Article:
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NEWS

May 2024  
RESEARCH
RADIATIVE PUMPING IN A STRONGLY COUPLED MICROCAVITY

Strong light-matter interactions have attracted much attention as a means to control the physical/chemical properties of organic semiconducting materials with light-matter hybrids called polaritons. To unveil the processes under strong coupling, studies on the dynamics of polaritons are of particular importance. While highly condensed molecular materials with large dipole density are ideal to achieve strong coupling, the emission properties of such films often become a mixture of monomeric and excimeric components, making the role of excimers unclear. Here, we use amorphous neat films of a new bis(phenylethynyl anthracene) derivative showing only excimer emission and investigate the excited-state dynamics of a series of strongly coupled microcavities, with each cavity being characterised by a different exciton–photon detuning. 

April 2024  
RESEARCH
ARGININE-FUNCTIONAL METHACRYLIC BLOCK COPOLYMER NANOPARTICLES

Extracellular vesicles (EVs) are small, membrane-enclosed vesicles released by cells into the extracellular milieu. They are found in all body fluids and contain a variety of functional cargo including DNA, RNA, proteins, glycoproteins and lipids, able to provoke phenotypic responses in cells, both locally and at distant sites. They are implicated in a wide array of physiological and pathological processes and hence have attracted considerable attention in recent years as potential therapeutic targets, drug delivery vehicles and biomarkers of disease. In this review we summarise the major functions of EVs in health and disease and discuss their translational potential, highlighting opportunities of – and challenges to – capitalising on our rapidly increasing understanding of EV biology for patient benefit.

April 2024  
RESEARCH
STRONG COUPLING IN MOLECULAR SYSTEMS

We provide a simple method that enables readily acquired experimental data to be used to predict whether or not a candidate molecular material may exhibit strong coupling. Specifically, we explore the relationship between the hybrid molecular/photonic (polaritonic) states and the bulk optical response of the molecular material. For a given material, this approach enables a prediction of the maximum extent of strong coupling (vacuum Rabi splitting), irrespective of the nature of the confined light field. We provide formulae for the upper limit of the splitting in terms of the molar absorption coefficient, the attenuation coefficient, the extinction coefficient (imaginary part of the refractive index) and the absorbance. To illustrate this approach, we provide a number of examples, and we also discuss some of the limitations of our approach.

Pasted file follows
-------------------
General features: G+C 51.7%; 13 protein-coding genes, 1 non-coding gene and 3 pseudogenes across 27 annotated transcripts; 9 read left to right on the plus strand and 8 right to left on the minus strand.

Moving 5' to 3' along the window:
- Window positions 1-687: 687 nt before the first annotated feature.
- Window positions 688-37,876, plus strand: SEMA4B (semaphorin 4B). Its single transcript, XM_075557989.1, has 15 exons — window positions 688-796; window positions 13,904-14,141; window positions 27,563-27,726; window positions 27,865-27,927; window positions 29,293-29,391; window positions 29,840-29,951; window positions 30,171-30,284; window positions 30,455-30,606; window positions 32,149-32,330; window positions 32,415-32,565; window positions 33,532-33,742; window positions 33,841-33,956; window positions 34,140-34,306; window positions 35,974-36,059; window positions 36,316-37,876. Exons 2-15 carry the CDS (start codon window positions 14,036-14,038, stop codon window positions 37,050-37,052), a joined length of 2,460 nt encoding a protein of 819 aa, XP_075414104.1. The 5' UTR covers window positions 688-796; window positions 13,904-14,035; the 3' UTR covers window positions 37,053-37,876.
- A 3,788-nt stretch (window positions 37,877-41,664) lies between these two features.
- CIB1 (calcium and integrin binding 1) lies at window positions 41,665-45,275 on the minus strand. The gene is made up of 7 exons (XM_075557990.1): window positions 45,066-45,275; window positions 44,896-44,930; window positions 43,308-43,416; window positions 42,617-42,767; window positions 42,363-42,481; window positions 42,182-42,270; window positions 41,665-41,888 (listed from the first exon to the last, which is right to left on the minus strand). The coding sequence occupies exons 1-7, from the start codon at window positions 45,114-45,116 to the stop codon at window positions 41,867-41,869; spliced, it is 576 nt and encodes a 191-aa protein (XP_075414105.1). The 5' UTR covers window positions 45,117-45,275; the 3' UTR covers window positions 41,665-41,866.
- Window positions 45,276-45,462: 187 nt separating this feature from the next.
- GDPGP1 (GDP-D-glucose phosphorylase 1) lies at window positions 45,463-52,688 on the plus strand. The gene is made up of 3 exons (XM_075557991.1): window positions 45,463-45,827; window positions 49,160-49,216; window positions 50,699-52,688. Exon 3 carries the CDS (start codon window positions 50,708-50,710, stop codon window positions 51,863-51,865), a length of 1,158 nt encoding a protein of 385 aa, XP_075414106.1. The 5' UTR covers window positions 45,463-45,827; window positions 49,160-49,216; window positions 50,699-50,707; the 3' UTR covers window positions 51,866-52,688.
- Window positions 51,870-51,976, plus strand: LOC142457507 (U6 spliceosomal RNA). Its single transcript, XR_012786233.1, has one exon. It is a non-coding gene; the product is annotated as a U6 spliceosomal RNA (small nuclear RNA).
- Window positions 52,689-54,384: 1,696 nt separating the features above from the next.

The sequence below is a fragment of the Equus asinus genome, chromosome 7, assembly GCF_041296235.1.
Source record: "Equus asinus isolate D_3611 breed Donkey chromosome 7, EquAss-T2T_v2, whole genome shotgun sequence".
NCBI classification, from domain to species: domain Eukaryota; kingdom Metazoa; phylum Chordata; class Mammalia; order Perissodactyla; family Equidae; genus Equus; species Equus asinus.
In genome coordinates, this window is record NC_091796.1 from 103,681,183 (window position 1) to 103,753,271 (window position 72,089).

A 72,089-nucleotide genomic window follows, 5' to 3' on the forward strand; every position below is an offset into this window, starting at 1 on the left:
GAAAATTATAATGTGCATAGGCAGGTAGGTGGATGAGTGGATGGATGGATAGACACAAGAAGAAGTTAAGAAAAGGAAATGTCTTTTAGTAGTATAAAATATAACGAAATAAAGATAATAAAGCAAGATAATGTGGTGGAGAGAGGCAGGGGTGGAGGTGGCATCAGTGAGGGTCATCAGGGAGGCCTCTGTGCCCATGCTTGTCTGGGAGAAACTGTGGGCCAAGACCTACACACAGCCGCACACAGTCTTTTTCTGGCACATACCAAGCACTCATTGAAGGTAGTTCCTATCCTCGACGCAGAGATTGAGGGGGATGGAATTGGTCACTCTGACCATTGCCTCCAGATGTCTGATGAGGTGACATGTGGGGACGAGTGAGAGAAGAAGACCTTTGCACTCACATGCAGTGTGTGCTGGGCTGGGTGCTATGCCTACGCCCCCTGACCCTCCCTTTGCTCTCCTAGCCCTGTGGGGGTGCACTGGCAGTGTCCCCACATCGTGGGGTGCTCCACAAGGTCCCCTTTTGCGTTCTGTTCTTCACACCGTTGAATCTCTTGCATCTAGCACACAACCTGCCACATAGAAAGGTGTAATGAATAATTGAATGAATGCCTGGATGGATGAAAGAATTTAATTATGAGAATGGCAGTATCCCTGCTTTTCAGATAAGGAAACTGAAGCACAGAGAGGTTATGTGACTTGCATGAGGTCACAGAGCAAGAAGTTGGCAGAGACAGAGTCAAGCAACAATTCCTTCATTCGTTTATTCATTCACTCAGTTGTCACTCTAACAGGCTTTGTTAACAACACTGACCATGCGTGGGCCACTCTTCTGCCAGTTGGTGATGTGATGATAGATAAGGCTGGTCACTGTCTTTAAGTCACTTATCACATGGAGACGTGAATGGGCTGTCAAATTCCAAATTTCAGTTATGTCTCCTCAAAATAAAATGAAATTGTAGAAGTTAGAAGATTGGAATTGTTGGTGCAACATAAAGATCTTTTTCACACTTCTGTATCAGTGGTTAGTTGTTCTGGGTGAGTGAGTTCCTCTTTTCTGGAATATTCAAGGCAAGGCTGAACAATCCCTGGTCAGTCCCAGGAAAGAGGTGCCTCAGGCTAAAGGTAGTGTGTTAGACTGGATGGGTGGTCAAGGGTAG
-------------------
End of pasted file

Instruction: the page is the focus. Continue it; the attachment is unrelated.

February 2024  
RESEARCH
CONTROLLING ADSORPTION OF DIBLOCK COPOLYMER NANOPARTICLES

Sterically stabilized diblock copolymer nanoparticles with a well-defined spherical morphology and tunable diameter were prepared by RAFT aqueous emulsion polymerization of benzyl methacrylate at 70 °C. The steric stabilizer precursor used for these syntheses contained pendent cis-diol groups, which means that such nanoparticles can react with a suitable aldehyde-functional surface via acetal bond formation. This principle is examined herein by growing an aldehyde-functionalized polymer brush from a planar silicon wafer and studying the extent of nanoparticle adsorption onto this model substrate from aqueous solution at 25 °C using a quartz crystal microbalance (QCM). The adsorbed amount, Γ, depends on both the nanoparticle diameter and the solution pH, with minimal adsorption observed at pH 7 or 10 and substantial adsorption achieved at pH 4. Variable-temperature QCM studies provide strong evidence for chemical adsorption, while scanning electron microscopy images recorded for the nanoparticle-coated brush surface after drying indicate mean surface coverages of up to 62%. This fundamental study extends our understanding of the chemical adsorption of nanoparticles on soft substrates.

January 2024  
STAFF UPDATE
CONGRATULATIONS

At the start of the new year, we would like to take the opportunity to congratulate Prof Jenny Clark on her recent promotion to Professor of Materials Physics within the Department of Physics and Astronomy at The University of Sheffield.

Prof Jenny Clark

Professor Jenny Clark

Department of Physics and Astronomy

University of Sheffield

January 2024  
RESEARCH
MESSAGE IN A BUBBLE

Extracellular vesicles (EVs) are small, membrane-enclosed vesicles released by cells into the extracellular milieu. They are found in all body fluids and contain a variety of functional cargo including DNA, RNA, proteins, glycoproteins and lipids, able to provoke phenotypic responses in cells, both locally and at distant sites. They are implicated in a wide array of physiological and pathological processes and hence have attracted considerable attention in recent years as potential therapeutic targets, drug delivery vehicles and biomarkers of disease. In this review we summarise the major functions of EVs in health and disease and discuss their translational potential, highlighting opportunities of – and challenges to – capitalising on our rapidly increasing understanding of EV biology for patient benefit.

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